Skip to main content
Original Issue

The Detroit News


During the Klondike Gold Rush, Wilson Mizner ran a gambling house in the Yukon. One night when a no-limit stud poker game was in progress a stranger entered the room and asked to sit in. The players ignored him but he was persistent. He told Mizner, "I've got money" and counted out $10,000 in currency. Mizner took the cash, tossed it to the banker and told him, "Give this fellow a white chip."

A group that calls itself the Michigan Thoroughbred Turf Club is trying to break into the thoroughbred racing game. The promoters say they are ready to spend $4 million to build the "Most modern and beautiful track in the Middle West." If they try to build the track they describe $4 million will take them about as far as a white chip in Mizner's palace of chance.

The promoters told members of the Troy Township Board of Trustees that they plan to build a track comparable to Hialeah or Santa Anita. If one of them ever visited Hialeah or Santa Anita and has any idea of costs he must know that neither track could be duplicated today for less than $30 or $35 million. Ten years ago, Dr. Charles H. Strub, the man who created Santa Anita, said he had already spent $10 million on improvements and expected to spend at least that much more. Hialeah built a clubhouse for $2,500,000 last year and Belmont Park expects to spend about $50 million rebuilding its plant and making it modern.

None of the promoters of the Michigan Thoroughbred Turf Club is known to racing and they lack even a hazy idea of what the operation of a race track involves. Like many others they probably believe all that is necessary is a track, a fence and a line of pari-mutuel machines. You open the gates and quickly start raking in the millions. What they do not realize is that the race track is the most intricate and hazardous of professional sports industries.

They say they will spend $4 million to erect the "most modern and beautiful track in the Middle West" but it is obvious they have never seen Arlington Park or Washington Park in Chicago. Arlington Park, which cost several times $4 million, is the most modern and beautiful track in the Middle West with Washington Park not far behind.

George Krehbiel, who has covered racing at every major track in the country with the exception of Hollywood Park in California and is a nationally recognized authority, was asked to interview track owners and operators and prepare an itemized list of expenses involved. He gathered the following facts:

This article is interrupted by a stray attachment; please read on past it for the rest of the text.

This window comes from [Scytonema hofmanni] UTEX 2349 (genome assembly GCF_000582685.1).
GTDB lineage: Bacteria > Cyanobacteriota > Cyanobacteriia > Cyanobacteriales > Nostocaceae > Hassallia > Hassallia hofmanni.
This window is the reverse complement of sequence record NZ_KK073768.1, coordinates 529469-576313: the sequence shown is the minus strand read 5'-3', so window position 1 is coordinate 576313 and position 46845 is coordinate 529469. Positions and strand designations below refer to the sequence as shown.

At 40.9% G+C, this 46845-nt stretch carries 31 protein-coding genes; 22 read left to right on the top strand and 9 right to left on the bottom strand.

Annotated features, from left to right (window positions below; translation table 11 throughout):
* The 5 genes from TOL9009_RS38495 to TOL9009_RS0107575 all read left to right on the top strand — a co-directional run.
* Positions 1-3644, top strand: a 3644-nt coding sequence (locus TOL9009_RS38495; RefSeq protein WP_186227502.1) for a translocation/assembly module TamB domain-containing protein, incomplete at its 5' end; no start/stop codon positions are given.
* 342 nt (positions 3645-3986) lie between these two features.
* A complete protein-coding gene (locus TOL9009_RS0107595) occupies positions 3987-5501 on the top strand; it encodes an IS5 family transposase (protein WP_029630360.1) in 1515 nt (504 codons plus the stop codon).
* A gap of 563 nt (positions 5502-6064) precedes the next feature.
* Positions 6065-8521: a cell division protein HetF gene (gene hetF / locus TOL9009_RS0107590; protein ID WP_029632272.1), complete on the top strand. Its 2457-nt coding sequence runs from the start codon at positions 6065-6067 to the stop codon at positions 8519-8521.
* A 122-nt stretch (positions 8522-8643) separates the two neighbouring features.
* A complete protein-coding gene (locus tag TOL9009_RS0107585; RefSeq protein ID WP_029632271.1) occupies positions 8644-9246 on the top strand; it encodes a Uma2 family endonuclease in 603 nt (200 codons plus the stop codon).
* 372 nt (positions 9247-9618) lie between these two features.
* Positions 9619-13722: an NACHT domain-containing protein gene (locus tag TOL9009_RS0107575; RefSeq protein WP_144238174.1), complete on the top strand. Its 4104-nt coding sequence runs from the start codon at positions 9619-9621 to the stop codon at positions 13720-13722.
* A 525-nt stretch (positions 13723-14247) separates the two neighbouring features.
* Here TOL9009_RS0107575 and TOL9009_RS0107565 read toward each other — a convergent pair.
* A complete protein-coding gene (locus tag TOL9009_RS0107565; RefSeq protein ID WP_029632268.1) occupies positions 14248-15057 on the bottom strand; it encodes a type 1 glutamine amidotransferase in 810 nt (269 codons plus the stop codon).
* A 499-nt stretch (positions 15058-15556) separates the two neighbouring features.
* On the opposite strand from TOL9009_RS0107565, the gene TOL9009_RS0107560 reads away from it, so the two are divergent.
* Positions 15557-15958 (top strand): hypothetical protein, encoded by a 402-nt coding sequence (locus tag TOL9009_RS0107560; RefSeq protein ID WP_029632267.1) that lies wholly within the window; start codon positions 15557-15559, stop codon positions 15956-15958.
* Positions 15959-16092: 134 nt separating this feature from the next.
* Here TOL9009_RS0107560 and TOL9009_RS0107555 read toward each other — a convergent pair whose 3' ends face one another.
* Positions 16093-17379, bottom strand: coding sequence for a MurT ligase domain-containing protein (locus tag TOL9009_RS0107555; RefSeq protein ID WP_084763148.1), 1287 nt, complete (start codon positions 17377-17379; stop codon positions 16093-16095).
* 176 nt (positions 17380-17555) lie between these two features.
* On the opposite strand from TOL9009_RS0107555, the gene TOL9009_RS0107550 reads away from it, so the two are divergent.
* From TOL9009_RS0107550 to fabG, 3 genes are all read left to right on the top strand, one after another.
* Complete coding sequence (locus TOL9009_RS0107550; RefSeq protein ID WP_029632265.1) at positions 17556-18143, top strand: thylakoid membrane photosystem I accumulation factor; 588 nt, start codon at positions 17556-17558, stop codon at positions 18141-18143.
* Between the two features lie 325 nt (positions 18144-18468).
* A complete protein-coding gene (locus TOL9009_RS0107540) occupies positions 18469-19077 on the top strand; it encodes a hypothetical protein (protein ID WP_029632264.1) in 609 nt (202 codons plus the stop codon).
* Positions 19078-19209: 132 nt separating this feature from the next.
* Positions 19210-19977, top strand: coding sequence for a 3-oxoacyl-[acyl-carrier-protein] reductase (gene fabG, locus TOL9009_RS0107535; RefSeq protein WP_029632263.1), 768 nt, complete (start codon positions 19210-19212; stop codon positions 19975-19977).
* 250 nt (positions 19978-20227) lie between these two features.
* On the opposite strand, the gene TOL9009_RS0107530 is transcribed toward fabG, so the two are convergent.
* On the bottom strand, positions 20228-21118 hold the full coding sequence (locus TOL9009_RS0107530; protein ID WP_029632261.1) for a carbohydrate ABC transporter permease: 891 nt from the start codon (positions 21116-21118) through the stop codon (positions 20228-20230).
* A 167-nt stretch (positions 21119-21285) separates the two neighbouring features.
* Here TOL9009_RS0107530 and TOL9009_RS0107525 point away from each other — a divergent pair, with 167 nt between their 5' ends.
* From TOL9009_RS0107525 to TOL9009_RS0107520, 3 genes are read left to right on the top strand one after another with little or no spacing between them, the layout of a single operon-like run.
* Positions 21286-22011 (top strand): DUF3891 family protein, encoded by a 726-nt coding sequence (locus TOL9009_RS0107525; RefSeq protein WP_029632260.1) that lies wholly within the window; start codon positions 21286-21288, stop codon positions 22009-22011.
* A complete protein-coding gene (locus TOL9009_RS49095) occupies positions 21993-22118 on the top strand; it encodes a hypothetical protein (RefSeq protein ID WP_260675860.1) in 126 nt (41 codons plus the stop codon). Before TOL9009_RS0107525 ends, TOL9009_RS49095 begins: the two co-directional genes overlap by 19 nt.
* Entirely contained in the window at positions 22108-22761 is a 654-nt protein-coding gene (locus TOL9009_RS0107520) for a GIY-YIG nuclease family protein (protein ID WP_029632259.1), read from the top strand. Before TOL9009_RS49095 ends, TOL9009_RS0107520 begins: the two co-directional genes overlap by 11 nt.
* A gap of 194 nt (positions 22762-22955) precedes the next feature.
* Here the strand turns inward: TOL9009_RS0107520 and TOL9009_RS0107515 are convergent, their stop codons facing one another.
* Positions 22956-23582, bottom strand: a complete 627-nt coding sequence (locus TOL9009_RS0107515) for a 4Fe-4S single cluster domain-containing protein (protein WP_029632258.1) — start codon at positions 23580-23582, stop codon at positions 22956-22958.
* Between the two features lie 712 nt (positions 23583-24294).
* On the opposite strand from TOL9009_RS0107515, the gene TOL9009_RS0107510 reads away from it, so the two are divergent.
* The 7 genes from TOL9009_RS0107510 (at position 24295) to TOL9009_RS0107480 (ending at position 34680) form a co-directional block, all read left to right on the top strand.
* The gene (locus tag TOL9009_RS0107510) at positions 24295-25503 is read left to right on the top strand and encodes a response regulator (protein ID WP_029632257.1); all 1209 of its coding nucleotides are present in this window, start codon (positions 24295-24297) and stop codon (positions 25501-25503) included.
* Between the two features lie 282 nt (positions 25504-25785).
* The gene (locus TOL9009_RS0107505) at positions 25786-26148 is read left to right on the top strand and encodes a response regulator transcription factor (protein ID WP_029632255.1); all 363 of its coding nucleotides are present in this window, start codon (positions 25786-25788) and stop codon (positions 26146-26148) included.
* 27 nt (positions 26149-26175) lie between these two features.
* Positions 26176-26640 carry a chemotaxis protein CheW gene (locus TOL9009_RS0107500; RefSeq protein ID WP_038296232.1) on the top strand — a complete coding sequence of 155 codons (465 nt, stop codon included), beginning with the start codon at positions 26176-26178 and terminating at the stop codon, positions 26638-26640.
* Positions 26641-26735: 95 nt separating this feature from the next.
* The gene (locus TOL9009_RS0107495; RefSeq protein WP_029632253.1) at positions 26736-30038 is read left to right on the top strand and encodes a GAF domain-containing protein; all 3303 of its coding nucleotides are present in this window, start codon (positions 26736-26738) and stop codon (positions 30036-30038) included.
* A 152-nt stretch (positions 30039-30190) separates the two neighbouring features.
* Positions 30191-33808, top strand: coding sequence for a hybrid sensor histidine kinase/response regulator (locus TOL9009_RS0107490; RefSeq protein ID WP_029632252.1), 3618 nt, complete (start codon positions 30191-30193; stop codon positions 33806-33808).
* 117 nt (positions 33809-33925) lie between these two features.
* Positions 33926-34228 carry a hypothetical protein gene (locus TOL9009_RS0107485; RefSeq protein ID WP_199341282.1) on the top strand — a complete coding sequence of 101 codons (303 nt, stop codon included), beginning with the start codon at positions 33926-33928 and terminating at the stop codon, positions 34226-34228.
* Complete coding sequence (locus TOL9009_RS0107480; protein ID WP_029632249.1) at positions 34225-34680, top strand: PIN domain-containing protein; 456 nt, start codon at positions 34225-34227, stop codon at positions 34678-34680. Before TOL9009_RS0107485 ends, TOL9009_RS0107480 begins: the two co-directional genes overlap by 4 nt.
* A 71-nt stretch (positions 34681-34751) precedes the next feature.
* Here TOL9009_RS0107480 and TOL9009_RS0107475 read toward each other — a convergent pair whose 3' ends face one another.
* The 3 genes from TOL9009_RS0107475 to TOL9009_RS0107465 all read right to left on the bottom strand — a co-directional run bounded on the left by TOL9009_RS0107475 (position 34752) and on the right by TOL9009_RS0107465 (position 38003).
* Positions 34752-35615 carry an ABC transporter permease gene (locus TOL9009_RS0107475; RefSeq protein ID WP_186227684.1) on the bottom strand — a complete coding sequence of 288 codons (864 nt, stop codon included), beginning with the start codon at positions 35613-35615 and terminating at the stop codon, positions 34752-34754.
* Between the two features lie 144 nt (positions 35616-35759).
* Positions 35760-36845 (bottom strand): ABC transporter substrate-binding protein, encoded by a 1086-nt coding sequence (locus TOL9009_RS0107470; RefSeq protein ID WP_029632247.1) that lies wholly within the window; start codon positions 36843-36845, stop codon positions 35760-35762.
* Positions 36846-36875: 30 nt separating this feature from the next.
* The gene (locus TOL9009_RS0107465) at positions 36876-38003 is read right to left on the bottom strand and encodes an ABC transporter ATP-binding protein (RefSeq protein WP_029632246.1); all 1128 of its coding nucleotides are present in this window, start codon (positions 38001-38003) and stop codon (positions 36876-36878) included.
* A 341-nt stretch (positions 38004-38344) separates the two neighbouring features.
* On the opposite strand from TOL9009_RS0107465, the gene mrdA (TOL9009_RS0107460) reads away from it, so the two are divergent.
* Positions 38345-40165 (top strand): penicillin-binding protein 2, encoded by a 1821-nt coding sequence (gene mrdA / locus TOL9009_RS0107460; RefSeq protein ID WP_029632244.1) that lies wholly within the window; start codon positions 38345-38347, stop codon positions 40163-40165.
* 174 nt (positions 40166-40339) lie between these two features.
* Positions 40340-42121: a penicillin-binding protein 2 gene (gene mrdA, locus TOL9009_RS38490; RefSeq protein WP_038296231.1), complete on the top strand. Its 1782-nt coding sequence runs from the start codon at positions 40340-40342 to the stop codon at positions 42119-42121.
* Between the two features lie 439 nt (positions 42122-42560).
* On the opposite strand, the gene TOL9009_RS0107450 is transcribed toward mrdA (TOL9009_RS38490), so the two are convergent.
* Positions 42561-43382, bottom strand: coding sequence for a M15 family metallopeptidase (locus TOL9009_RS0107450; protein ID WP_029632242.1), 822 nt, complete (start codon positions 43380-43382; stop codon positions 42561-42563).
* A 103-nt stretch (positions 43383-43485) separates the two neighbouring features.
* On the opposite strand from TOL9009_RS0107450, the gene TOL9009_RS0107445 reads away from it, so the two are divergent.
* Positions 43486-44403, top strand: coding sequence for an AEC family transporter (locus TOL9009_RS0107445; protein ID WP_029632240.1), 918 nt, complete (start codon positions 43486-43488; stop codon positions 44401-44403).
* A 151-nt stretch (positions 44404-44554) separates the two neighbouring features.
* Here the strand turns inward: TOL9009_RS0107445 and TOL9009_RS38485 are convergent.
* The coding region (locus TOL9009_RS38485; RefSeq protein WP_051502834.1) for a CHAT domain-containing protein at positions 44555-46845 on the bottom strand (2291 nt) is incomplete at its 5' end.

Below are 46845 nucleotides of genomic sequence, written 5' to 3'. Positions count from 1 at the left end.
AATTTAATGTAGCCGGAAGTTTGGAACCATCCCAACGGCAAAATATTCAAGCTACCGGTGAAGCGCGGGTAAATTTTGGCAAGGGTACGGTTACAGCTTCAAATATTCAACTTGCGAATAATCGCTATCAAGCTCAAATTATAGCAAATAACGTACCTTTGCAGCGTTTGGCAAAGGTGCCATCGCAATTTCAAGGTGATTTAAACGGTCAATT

A modern steel grandstand seating 10,000 persons would cost $4 million or more, probably more.

A track requires at least 20 barns of 60 stalls each. The barns could not be built for less than $100,000 a barn.

Grading, purchase of special loam and construction of a one-mile racing strip together with the inside and outside rails would require another $400,000.

Buildings other than the grandstand, bleachers, clubhouse and barns must be erected. They include the administration building, jockey quarters, track kitchen, blacksmith shop and maintenance building. These would cost between $150,000 and $200,000.

Expensive equipment, such as a watering truck, harrows, floats, tractors, must be bought. Hazel Park, with a ‚Öù-mile track, spent $75,000 on equipment alone.

Although no race track owns a totalisator, the track must pay $70,000 for installation of the board and necessary wiring, then pay a percentage of its mutuel receipts to the American Totalisator Co.

Hazel Park, with a daily average mutuel handle of around $700,000, must have a daily cash bankroll of $400,000 on hand at all times. Tracks with larger mutuel handles must have bigger bankrolls ready.


Then come the contractual obligations every track should have. They are the film patrol, telautograph, electric timer, photo finish camera, electric starting gate, hospital ambulance, horse ambulance, physician, trained nurse, veterinarian, paddock blacksmith, armored car service, jockey insurance, canned music and a private detective agency, the Thoroughbred Racing Protective Bureau, Pinkerton's or others.

And the payroll and purses. The new outfit angling for a license, talks vaguely of purses higher than those paid by the Michigan Racing Association and Hazel Park. Size of purses is based largely on the size of the mutuel handle and there is no way for a new track to tell what it will be.

Daily operating expenses for Gulf-stream Park in Florida, for instance, average $75,000. Tracks like Santa Anita, Hialeah, Belmont, Arlington Park and Washington Park cost considerably more to operate.

The difference between the promoters of the Michigan Thoroughbred Turf Club and the stranger in the Yukon is that $4 million won't buy a white chip.